In its recent ruling in Stevens v. Stevens, 2013 ONCA 267, the
Ontario Court of Appeal refused to grant a party's
request that a document (a domestic contract) be rectified in his
favour. While the Court's decision may strike many as sensible
in the circumstances, the precise doctrinal basis for the
conclusion raises interesting questions.
The parties were husband and wife. The wife was considerably
wealthier than the husband. During an effort to save the marriage,
they had entered into a domestic contract. It appears that the
contract was intended to provide that, upon marriage
breakdown, the husband would receive 50% of the value of
the matrimonial home. Unfortunately, owing to an apparent drafting
error, the contract instead stated that the husband would receive
100% of the value of the home.
When the marriage broke down, the husband attempted — at
trial– to enforce the contract as drafted. Instead, the trial
judge ordered that the entire matrimonial contract
was void because it was unconsionable, did not represent a
true meeting of the minds, and should be set aside under the
provincial Family Law Act.
On appeal, the husband changed course entirely. Concluding that
"half a loaf" was better than none, he took the position
that the marriage contract should be saved by being re-written to
reflect what he now claimed was the parties' true agreement
— i.e., that he should received 50% of the value of
More specifically, the husband asked the Court of Appeal to
grant the extraordinary equitable remedy of rectification
(i.e., the judicially ordered, retroactively effective
rewriting of a document so that it reflects the parties' true
Perhaps not surprisingly, the Court of Appeal dismissed the
husband's request out-of-hand.
One might have expected the Court to explain that, as a
discretionary equitable remedy designed to achieve fairness and
justice, rectification was simply unavailable to a party who had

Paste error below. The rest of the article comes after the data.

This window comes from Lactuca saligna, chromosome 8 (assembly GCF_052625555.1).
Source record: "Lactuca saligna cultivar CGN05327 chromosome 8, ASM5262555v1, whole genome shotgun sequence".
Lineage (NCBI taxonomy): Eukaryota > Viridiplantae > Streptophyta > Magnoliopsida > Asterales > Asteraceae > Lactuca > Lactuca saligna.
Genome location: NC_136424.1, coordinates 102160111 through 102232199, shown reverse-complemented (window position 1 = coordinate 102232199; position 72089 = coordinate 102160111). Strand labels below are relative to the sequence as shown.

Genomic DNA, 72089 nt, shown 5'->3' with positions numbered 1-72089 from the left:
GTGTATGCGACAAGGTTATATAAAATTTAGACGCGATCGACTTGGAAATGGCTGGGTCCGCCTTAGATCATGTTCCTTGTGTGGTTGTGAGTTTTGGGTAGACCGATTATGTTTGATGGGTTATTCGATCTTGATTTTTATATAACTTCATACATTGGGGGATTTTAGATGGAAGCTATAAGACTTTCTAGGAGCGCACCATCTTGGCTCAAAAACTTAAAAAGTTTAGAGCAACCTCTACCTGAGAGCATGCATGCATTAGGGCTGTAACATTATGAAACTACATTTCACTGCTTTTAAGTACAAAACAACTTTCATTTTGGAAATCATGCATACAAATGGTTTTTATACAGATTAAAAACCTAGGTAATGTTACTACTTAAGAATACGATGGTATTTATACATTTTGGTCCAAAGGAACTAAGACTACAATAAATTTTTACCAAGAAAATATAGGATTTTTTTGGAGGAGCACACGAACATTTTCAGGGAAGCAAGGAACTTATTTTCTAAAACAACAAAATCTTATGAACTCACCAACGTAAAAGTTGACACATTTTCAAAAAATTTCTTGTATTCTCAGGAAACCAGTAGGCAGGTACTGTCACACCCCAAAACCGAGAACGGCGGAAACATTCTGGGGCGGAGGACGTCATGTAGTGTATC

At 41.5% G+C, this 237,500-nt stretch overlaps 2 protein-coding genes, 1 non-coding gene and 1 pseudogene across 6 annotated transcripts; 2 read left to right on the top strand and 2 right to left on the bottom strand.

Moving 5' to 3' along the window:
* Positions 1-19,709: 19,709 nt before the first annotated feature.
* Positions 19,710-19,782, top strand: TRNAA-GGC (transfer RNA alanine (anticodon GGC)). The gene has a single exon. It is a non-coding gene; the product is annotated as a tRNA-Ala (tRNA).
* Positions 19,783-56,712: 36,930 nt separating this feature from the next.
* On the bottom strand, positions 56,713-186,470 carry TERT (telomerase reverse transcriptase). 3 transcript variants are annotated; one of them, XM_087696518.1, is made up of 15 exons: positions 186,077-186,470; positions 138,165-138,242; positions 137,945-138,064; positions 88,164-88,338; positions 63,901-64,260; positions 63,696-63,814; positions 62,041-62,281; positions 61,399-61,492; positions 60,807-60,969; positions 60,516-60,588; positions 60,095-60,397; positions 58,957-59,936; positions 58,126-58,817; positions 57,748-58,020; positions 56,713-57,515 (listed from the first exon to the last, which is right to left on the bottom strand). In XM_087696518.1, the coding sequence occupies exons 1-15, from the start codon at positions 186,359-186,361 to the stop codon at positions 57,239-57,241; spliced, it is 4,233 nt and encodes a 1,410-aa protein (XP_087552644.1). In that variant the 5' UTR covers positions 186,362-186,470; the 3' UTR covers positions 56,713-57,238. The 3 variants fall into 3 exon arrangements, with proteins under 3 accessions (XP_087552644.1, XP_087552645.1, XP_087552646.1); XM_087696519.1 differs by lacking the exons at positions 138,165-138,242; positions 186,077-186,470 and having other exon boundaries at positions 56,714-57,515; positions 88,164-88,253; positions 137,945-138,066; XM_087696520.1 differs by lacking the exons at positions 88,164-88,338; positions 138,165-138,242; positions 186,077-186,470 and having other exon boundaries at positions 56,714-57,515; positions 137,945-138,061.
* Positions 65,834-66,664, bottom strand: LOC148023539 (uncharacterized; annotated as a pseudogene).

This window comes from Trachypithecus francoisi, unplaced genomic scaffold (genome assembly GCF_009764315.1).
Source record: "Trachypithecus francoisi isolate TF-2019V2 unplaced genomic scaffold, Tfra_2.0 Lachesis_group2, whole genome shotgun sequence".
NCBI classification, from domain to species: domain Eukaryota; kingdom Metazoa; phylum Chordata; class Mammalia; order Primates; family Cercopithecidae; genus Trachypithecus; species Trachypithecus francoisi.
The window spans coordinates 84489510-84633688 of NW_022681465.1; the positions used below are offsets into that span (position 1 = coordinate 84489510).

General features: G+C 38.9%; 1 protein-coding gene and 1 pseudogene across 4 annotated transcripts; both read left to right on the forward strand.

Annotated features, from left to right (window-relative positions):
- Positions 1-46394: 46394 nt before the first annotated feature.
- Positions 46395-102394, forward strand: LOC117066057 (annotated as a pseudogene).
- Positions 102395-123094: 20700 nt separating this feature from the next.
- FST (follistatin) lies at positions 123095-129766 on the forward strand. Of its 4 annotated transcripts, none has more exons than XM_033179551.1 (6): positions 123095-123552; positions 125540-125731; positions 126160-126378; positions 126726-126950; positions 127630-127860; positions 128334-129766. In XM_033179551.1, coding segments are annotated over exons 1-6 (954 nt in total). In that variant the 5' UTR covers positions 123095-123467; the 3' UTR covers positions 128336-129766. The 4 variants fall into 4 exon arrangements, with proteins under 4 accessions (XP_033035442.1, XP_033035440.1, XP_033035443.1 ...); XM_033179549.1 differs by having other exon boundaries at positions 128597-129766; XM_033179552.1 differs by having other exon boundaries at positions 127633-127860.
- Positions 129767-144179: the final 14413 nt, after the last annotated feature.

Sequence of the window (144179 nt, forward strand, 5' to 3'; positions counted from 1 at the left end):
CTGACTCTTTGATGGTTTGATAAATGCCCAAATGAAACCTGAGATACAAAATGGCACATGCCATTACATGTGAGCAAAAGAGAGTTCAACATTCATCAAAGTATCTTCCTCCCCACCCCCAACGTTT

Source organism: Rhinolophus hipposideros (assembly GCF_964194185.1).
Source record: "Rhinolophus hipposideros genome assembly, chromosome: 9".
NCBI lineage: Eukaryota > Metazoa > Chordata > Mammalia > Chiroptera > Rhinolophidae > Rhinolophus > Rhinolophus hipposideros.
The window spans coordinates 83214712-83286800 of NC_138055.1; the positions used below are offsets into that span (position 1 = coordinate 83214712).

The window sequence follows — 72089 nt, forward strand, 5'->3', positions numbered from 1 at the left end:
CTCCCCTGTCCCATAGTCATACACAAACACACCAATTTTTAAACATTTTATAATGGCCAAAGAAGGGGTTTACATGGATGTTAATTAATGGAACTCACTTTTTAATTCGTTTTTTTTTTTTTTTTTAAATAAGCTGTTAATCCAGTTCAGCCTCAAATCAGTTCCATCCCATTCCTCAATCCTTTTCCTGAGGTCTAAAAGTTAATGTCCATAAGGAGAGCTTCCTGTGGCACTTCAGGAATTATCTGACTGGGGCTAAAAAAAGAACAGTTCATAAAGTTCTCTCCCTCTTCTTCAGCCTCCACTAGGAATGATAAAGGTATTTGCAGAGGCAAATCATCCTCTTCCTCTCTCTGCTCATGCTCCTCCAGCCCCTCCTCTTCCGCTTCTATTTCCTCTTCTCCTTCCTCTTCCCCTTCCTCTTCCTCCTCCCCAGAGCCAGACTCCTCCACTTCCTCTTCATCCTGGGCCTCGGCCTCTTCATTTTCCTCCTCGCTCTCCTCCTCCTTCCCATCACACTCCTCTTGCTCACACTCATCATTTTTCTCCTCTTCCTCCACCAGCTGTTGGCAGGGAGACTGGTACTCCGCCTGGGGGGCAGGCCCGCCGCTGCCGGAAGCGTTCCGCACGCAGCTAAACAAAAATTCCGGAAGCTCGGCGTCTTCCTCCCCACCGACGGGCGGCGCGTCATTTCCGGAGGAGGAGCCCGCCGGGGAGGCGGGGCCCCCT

knowingly sought to take advantage of the drafting error.
Interestingly, while that may have been a factor in the Court's
thinking, that was not the focus of the Court's conclusion:
 In our view, on this record and in the light of the position
he took at trial, the remedy of rectification is not open to the
appellant on appeal. If accepted, it would permit the
appellant to take a fundamentally different position on appeal, one
that is completely inconsistent with the position he took and the
evidence he led at trial. To do so would be fundamentally
unfair to the respondent.
 ....The trial judge found as fact that the appellant was
aware of the drafting error and that he knew that it needed to be
clarified. The appellant refused to take steps to make the
clarification and continued to insist that the agreement should be
enforced as written. Simply put, he cannot ask this court
to rectify an agreement to reflect terms he swore he did not agree
Thus, in addition to providing an interesting (albeit implicit)
example of the maxim that a party who seeks equitable relief must
come to court with "clean hands," the case may
also be seen as representing an example of the estoppel
doctrine sometimes called "the principle of approbation and
reprobation" (i.e., a party with two inconsistent legal
options, who clearly elects to pursue one, will generally be
precluded from later resiling from that position, and seeking to
pursue the second, inconsistent alternative in a proceeding).
It is not uncommon for parents to provide monetary gifts to their adult children. Parents may wish to help their child with a down payment on a property, or help pay out their child's existing mortgage.
On March 31, 2014, BC's new Wills, Estates and Succession Act1 ("WESA") will come into force. WESA introduces new protections for beneficiaries of estates that are in danger of being disputed or deemed ineffective by a court.
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